This year marks the festival's 21st birthday, and - just in case the impossibly hip might consider it over the hill - is defiantly themed Forever Young. And, despite appearances from luminaries like Pat Barker, Sebastian Faulks and Tracy Chevalier, this means Viv Groskop, in her final year as Artistic Director, has resisted the lure of the literary pipe and slippers in favour of a record number of emerging new writers.
My pick of the new has to be Claire Fuller with her debut novel Our Endless Numbered Days - primarily because I've had this in my sights for far too long. It's not exactly undiscovered, having already won the 2015 Desmond Elliott Prize for new writing, but sounds fascinating - the dark tale of a father who keeps his daughter captive in the German wilderness for nine years, because they may be the last people alive on earth.
Chosen as this year's Big Bath Read, there are several opportunities to join Claire discussing her debut in and around Bath, as well as the chance for book groups to get hold of free copies.
I'm a huge fan of the series of Bliss lectures uniquely created each year for the festival - where writers and thinkers talk about the one thing in life they feel most passionately about.
Having previously enjoyed subjects as diverse as badgers and bee-keeping, this year I'm particularly looking forward to classicist Caroline Alexander's take on The Iliad, while soldier Harry Parker, describing the bliss of floating in helping him come to terms with his injuries in Afghanistan, promises to be both insightful and inspiring.
Viv's programming has again brought a strong - although smaller than in previous years - comedy strand to the festival, with appearances from Al Murray and Isy Suttie, as well as a return for perennial improv favourites Austentatious, whom I can heartily recommend having caught up with their hilariously quick-witted storytelling last year. This time, I'm plumping for Dom Joly discussing his how he dealt with overnight fame after the success of Trigger Happy TV in his autobiography Here Comes the Clown.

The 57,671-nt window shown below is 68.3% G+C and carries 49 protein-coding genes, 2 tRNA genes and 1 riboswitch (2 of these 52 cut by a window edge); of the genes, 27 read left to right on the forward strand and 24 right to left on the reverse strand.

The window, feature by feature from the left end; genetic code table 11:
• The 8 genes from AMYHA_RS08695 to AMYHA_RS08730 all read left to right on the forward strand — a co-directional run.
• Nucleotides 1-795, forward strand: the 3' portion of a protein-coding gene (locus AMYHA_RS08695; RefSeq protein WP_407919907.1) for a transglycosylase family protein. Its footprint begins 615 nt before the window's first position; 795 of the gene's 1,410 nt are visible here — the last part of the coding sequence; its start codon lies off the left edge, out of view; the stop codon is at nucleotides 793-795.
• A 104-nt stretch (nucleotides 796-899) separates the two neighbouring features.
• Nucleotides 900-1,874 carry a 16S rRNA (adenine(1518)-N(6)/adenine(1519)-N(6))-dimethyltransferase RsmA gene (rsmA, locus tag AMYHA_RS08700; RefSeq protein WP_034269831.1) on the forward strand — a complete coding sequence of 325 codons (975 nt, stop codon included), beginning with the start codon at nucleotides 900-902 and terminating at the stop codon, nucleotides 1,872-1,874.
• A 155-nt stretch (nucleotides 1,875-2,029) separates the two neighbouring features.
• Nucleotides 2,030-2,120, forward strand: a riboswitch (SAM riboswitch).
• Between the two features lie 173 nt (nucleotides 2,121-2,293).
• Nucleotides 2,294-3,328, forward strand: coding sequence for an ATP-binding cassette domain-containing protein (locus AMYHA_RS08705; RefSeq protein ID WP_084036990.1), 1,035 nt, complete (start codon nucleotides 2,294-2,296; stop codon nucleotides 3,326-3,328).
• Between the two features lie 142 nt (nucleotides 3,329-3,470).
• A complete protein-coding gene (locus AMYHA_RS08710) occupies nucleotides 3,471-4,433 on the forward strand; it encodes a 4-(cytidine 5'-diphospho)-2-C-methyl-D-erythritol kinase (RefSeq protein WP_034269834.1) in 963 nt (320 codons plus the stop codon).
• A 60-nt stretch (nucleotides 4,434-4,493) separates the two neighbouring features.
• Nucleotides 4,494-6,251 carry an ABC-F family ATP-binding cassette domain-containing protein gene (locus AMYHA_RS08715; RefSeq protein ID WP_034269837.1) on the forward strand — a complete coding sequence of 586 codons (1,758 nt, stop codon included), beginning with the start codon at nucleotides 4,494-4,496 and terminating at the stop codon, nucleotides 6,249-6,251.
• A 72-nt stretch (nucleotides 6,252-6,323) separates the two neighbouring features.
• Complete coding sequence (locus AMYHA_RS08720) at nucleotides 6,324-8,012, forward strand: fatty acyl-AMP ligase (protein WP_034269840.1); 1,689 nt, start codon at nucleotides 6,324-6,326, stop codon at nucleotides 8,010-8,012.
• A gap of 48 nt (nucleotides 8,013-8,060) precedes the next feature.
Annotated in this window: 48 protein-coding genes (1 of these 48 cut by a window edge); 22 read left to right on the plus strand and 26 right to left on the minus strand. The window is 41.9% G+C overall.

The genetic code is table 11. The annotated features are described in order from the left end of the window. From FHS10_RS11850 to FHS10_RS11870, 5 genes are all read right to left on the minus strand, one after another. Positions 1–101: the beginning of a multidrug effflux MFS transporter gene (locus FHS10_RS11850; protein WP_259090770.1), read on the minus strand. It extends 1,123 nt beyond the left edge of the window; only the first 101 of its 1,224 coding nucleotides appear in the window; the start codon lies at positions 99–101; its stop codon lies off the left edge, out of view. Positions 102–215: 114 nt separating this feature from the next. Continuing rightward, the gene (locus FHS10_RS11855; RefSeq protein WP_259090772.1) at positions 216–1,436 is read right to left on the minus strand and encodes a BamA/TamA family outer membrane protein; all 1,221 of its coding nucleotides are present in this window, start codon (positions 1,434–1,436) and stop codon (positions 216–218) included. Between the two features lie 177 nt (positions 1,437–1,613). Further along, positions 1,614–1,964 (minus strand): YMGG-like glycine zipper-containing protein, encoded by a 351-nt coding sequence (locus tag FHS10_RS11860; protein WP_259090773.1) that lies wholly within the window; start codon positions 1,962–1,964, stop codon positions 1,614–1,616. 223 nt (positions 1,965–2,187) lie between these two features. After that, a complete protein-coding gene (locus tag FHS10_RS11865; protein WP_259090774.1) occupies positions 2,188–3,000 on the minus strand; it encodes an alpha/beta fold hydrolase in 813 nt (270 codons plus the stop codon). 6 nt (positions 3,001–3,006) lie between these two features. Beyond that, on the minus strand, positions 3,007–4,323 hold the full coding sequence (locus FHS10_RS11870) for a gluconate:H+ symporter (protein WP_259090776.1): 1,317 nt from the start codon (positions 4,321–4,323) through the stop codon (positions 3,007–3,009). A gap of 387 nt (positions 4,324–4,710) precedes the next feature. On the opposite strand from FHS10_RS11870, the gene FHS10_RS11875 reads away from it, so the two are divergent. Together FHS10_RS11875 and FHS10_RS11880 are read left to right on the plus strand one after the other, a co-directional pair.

Having read some criticism recently about the lack of ethnic diversity at UK literature festivals, I've been on the look out for some BAME writers to broaden my own reading horizons. While struggling to find new novelists here, I do like the look of Sunil Khilnani's exploration of the history of India told through 50 significant lives, as well as the brilliant playwright and political activist Bonnie Greer, opposing the motion that British popular culture is the best in the world, in the Independent Great British Popular Culture debate.
Talking of debates, you might be tempted to ask esteemed Guardian theatre critic Michael Billington why so few of his 101 greatest plays are by women (in his book he debates this with himself, after all). And if, like me, you're a conflicted ageing, feminist proud to display her wrinkles yet reaching for the hair-dye at the first glimpse of breakthrough grey (or even if you're not), you won't want to miss Joan Bakewell chairing a discussion on Women and the Ageing Process - or the mother of all feminist icons Gloria Steinem, on her first visit to the UK in over 20 years, talking to Woman's Hour's Jenni Murray.
Will you be visiting the Bath Literature Festival this year? What are your personal picks?
The Independent Bath Literature Festival 2016 runs from Friday 28 February - Sunday 6 March 2016. Full details and booking are on the Bath Festivals website or by calling the Box Office on 01225 463362 | Images: Bath Festivals/ Contributed